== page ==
Review: 'Instruments in the Hands of the Redeemer' by Paul David Tripp


Tripp’s book is more pastoral in his approach than Adams did in his Theology. Instruments demonstrates a softer hand, more concise English, and, as a result, a better read overall. His call is not dissimilar from Adams, but seems to be written for the average lay-person. In this, he achieves his goal to not present a paradigm where trained “professionals” accomplish discipleship and biblical counseling within the church, but one in which the whole body comes together for this task.

The book breathes hope upon the believer. For instance, Tripp notes, “Even our suffering does not belong to us, but to the Lord” (153), getting our focus off ourselves. He continues, “A whole host of self-absorbed temptations greet us when we treat suffering as something that belongs to us.” Finally, he concludes by stating, “We are to weep loudly and mourn fully before him, knowing that true comfort can only be found at his feet” (154).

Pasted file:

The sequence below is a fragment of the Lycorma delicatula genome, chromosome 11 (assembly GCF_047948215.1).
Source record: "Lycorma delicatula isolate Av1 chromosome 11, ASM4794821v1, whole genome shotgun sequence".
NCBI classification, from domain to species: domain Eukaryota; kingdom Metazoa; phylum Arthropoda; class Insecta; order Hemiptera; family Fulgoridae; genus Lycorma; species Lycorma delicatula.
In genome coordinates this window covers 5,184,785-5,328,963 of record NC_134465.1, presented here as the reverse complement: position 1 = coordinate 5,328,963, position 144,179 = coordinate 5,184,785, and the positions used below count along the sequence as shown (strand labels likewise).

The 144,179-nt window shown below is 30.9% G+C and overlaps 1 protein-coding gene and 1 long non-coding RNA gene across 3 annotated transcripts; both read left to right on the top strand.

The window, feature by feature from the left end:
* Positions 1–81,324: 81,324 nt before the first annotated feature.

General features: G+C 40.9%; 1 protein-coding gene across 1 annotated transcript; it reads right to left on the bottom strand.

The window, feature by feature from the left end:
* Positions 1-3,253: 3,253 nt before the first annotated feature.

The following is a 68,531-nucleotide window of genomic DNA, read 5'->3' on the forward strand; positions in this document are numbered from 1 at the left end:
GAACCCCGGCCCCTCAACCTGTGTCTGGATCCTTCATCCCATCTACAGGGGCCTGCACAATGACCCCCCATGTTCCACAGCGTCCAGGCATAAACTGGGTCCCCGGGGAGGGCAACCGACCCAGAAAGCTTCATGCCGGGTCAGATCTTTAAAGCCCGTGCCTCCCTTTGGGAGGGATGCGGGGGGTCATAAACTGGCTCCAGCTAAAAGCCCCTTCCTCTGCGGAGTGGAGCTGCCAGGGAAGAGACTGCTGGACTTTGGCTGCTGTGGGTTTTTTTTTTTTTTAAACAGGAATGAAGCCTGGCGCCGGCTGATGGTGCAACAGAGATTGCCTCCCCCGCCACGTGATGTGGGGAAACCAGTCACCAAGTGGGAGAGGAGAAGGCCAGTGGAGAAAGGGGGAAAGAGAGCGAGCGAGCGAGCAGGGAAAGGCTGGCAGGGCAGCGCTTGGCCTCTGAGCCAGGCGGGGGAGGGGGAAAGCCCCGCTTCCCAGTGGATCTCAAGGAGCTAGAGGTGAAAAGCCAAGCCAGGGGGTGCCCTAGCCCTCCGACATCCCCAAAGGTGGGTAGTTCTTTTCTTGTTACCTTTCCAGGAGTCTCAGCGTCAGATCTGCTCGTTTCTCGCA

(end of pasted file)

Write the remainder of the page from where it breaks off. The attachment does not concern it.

No comfort or hope is found while we wallow in self-pity or respond sinfully to our suffering.  It is found only at the feet of Jesus.

Against an approach to Scripture that uses God's Word only as a means to an end, Tripp argues that the “Bible makes a poor encyclopedia.” He continues, “If you try to use your Bible as God’s encyclopedia, you will either conclude that it has little to say about some crucial issues of modern life or you will bend, twist, and stretch passages to suit your purposes” (26). As such, Tripp argues for a realistic approach to God’s Word and work, answering and disarming opponents of the Nouthetic model.

5 Stars, highly recommended for all Christians.

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